• Investors must consider both sides of the story
  • Adaptation is probably a better idea than trying to control the planet
  • Sometimes, cash is the best investment

[Just over a month ago, Lord Frost of Brexit negotiating fame stuck his head over the parapet and declared that climate change might actually be good for the UK.

He argued the cost of mitigating climate change’s bad impacts might actually be a better option than pursuing net zero.

The thing is, one month before Frost risked his political career by stating the obvious before people were willing to hear it, we suggested the same thing in our newsletter Southbank Insider, which is free for all members of Southbank Investment Research, the publisher of Fortune & Freedom.

If you like today’s musings as published in June, find out how you can receive Southbank Insider several times a week here.]

I’m yet to meet a lawyer among our subscribers. But I’ve met plenty of medical doctors. A recent epiphany about human nature has finally explained why and unlocked an investment philosophy that may prove profitable. Or save you from some losses, anyway…

The basic idea is that people struggle to do the other half of a cost-benefit analysis. The other half being whichever half you’d prefer to ignore.

Some people are optimistic and they ignore the downsides. Others are pessimistic and they ignore the upsides. Either way, our brain likes to give us only half the picture. It likes stories with good guys and bad guys, not accounting.

We heard plenty about the costs of Brexit from economists at the Bank of England, the Treasury and universities. But what about the benefits?

Those who gave us the benefits… well, those who pitched the benefits couldn’t spot the downsides.

We hear about the parts of Antarctica that are melting, but not the parts that are freezing up.

We hear about climate change deaths, but not the lives saved by warmer weather.

We hear about the parts of the world experiencing desertification, but not the parts getting greener.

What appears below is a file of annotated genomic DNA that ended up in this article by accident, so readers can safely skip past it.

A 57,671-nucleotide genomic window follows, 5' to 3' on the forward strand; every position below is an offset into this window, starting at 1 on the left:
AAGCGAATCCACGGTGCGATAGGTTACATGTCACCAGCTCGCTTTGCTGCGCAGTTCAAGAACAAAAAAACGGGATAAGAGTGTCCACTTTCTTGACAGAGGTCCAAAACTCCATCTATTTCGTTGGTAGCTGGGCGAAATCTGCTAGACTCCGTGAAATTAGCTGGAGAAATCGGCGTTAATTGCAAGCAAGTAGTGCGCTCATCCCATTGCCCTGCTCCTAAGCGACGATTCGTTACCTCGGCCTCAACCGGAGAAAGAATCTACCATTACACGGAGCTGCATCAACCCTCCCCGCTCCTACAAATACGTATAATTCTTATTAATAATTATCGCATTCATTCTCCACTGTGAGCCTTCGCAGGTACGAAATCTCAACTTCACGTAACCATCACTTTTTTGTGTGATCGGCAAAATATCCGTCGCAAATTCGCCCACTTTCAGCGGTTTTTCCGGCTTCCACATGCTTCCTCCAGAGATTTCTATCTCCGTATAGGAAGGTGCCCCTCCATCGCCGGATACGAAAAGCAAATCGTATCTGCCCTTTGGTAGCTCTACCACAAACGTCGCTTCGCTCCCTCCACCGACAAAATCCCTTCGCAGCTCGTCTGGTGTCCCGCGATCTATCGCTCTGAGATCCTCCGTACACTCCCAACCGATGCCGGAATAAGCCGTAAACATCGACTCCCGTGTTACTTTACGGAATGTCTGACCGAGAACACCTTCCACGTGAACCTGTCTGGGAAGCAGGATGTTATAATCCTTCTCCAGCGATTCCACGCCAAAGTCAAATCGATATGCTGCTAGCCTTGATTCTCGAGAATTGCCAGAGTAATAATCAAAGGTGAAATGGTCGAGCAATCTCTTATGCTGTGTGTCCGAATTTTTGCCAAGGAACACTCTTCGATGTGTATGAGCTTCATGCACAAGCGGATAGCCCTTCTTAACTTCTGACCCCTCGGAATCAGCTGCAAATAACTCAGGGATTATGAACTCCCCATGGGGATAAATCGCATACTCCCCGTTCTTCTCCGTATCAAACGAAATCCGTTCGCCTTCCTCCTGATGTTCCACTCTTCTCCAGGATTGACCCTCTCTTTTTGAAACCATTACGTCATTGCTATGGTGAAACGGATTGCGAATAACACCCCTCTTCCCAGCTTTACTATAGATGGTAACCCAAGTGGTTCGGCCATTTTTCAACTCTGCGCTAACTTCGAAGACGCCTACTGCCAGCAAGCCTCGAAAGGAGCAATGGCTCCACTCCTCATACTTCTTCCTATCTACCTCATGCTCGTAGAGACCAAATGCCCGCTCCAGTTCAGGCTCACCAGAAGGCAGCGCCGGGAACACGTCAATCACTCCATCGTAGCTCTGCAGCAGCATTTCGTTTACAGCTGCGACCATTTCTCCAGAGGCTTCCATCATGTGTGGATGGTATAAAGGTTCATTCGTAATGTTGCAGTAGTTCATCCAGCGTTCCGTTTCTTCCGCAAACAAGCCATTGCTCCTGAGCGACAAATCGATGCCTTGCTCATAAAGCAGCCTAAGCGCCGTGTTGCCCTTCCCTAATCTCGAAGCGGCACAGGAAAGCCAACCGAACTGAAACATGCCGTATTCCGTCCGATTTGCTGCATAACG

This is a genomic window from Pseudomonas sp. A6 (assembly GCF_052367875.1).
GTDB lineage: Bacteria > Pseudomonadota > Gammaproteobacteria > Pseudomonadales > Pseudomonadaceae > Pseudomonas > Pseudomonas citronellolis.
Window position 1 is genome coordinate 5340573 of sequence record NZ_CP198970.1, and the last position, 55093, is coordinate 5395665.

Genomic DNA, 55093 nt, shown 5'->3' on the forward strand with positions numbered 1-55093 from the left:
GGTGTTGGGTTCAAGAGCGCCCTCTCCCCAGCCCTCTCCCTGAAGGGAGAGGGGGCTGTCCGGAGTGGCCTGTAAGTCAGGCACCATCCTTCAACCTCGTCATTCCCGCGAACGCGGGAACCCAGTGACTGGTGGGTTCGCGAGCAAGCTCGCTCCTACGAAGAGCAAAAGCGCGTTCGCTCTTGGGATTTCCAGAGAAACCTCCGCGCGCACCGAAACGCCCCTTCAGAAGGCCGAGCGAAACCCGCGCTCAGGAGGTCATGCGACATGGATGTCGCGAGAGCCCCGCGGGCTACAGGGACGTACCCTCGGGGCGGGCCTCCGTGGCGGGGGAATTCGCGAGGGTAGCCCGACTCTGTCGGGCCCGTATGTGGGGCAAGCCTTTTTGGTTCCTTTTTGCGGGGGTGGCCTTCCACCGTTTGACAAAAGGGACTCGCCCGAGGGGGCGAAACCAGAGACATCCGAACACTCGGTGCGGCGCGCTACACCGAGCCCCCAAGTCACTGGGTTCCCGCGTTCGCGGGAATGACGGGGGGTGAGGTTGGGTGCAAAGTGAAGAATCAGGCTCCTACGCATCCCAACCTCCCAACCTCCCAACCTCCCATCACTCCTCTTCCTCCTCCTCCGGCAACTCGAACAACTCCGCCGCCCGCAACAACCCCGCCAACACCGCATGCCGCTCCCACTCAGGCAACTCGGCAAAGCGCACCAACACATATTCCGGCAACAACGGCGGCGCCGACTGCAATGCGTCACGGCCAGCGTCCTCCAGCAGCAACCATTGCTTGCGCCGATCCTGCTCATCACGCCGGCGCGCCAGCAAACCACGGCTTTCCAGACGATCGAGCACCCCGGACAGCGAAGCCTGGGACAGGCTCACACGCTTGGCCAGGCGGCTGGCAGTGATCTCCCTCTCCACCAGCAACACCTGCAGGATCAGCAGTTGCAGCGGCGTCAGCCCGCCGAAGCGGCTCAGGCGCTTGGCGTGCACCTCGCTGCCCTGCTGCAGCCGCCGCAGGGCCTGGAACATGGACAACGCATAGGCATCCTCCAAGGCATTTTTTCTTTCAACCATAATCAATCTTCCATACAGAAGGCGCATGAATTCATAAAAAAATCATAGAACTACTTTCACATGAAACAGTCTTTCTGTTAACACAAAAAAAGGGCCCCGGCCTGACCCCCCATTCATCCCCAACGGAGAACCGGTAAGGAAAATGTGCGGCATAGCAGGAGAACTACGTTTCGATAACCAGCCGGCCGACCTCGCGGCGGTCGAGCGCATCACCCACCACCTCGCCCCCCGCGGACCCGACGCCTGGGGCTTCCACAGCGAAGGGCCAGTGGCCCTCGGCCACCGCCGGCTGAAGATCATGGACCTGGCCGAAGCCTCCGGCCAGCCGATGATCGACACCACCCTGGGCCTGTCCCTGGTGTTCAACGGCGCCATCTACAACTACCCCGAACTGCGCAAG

Those hurt by higher interest rates get all the attention. But what about savers and investors?

Those hurt by inflation get media interviews, but what about those with debts to repay?

My point is that this tendency towards oversight isn’t a conspiracy, but part of human nature. We like to behave like lawyers instead of doctors. We form an opinion and then present one side of the story to ourselves, dismissing all evidence to the contrary.

Doctors and economists are trained to weigh the costs and benefits before making a decision. Well, they were once… but let’s not go there.

The economist Thomas Sowell put it like this: “There are no solutions. There are only trade-offs; you try to get the best trade-off you can get, that’s all you can hope for.” The idea is that every decision has a cost and a benefit. You need to consider both to make a good decision.

It’s not a very optimistic message, I know. In fact, in many cases it causes downright paralysis in decision-making because you begin to realise just how marginal some decisions really are.

But sometimes optimism is dangerous, especially in the medical and economic policy fields. For lawyers, overoptimism pays handsomely… and costs their clients painfully.

Triggernometry’s Konstantin Kissin’s famous Oxford Union debate speech centred on this issue. He pointed out that combating climate change has costs. For some people around the world, if not the majority, those costs are prohibitive.

Now you might say that nothing is cost-prohibitive when it comes to saving the planet. Which is true, if it’s under threat.

But Konstantin recently became a father. Like me, he knows precisely how parents around the world are going to react when they’re told that their children must have a lower standard of living in order to cut carbon emissions.